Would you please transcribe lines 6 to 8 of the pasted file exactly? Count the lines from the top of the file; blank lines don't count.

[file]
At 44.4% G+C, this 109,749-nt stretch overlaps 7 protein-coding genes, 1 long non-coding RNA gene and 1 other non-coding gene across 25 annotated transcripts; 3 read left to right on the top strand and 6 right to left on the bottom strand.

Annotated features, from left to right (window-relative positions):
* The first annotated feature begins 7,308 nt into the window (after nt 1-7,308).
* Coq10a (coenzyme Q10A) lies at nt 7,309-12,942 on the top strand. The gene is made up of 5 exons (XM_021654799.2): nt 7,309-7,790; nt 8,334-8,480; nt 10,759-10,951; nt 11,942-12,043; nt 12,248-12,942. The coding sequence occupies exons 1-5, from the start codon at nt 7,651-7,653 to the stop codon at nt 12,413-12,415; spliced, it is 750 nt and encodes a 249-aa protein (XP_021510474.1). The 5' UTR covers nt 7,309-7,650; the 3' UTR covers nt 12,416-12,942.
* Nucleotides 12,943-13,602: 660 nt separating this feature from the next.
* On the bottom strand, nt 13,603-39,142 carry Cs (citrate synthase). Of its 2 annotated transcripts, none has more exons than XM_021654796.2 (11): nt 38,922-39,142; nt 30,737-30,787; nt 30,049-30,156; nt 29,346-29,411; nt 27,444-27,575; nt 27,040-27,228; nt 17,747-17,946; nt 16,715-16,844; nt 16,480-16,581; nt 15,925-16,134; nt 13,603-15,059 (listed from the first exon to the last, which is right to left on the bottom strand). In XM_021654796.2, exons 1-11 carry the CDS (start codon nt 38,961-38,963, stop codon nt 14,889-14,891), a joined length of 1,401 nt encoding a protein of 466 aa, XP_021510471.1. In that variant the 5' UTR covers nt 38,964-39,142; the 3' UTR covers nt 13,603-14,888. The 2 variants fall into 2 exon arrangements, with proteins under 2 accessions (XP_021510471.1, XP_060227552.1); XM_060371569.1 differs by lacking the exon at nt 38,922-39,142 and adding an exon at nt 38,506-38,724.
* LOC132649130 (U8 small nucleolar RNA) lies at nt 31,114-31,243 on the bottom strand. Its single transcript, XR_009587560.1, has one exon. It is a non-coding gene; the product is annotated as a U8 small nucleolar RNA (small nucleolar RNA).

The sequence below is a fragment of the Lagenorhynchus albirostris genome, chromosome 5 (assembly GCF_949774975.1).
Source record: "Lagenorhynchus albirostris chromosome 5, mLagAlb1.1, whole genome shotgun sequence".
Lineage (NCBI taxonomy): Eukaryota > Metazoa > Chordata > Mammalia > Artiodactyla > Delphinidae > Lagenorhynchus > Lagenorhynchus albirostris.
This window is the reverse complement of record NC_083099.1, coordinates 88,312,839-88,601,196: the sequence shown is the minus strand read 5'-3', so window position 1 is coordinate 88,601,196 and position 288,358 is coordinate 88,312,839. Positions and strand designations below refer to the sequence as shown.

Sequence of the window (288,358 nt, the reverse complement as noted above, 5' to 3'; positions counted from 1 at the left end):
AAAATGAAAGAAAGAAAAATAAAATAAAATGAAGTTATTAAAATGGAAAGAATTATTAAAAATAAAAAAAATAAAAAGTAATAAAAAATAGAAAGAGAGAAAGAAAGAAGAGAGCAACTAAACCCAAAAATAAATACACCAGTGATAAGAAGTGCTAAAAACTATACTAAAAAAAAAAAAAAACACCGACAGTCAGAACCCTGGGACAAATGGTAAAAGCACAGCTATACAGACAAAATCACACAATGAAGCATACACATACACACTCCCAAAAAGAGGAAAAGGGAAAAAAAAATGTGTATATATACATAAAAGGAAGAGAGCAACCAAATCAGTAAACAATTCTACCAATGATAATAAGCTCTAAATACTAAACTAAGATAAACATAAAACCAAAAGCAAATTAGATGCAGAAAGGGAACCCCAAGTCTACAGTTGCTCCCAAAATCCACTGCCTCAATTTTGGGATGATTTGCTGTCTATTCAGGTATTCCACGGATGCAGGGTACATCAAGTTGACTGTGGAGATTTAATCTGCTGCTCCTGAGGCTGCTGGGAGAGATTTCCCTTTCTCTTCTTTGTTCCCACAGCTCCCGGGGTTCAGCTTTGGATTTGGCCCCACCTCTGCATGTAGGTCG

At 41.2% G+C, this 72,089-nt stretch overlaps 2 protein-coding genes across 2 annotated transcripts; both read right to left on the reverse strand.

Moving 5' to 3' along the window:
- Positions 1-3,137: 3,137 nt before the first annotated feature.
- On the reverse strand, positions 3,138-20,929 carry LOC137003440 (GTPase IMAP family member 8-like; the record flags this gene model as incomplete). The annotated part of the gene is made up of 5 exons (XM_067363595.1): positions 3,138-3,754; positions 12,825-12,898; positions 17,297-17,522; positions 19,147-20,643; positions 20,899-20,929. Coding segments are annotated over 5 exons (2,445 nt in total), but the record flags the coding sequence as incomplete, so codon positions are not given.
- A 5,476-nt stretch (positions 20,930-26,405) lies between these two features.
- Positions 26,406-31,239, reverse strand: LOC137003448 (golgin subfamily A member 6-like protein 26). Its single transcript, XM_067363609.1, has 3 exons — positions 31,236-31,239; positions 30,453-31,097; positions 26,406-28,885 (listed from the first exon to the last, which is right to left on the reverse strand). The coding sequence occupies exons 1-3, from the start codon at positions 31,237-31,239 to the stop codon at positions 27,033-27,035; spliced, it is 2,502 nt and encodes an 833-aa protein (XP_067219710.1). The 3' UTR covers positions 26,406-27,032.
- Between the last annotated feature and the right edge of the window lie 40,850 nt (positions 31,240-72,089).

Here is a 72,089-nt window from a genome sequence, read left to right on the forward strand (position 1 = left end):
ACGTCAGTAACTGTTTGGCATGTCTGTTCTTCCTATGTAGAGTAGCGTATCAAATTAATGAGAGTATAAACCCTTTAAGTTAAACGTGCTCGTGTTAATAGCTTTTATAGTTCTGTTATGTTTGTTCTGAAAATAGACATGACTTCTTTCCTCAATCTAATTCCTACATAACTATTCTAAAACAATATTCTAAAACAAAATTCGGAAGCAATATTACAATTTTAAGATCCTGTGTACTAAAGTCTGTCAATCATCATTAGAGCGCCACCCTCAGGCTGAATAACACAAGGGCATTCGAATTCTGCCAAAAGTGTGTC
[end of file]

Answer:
* On the bottom strand, nt 13,603-39,142 carry Cs (citrate synthase). Of its 2 annotated transcripts, none has more exons than XM_021654796.2 (11): nt 38,922-39,142; nt 30,737-30,787; nt 30,049-30,156; nt 29,346-29,411; nt 27,444-27,575; nt 27,040-27,228; nt 17,747-17,946; nt 16,715-16,844; nt 16,480-16,581; nt 15,925-16,134; nt 13,603-15,059 (listed from the first exon to the last, which is right to left on the bottom strand). In XM_021654796.2, exons 1-11 carry the CDS (start codon nt 38,961-38,963, stop codon nt 14,889-14,891), a joined length of 1,401 nt encoding a protein of 466 aa, XP_021510471.1. In that variant the 5' UTR covers nt 38,964-39,142; the 3' UTR covers nt 13,603-14,888. The 2 variants fall into 2 exon arrangements, with proteins under 2 accessions (XP_021510471.1, XP_060227552.1); XM_060371569.1 differs by lacking the exon at nt 38,922-39,142 and adding an exon at nt 38,506-38,724.
* LOC132649130 (U8 small nucleolar RNA) lies at nt 31,114-31,243 on the bottom strand. Its single transcript, XR_009587560.1, has one exon. It is a non-coding gene; the product is annotated as a U8 small nucleolar RNA (small nucleolar RNA).

The sequence below is a fragment of the Lagenorhynchus albirostris genome, chromosome 5 (assembly GCF_949774975.1).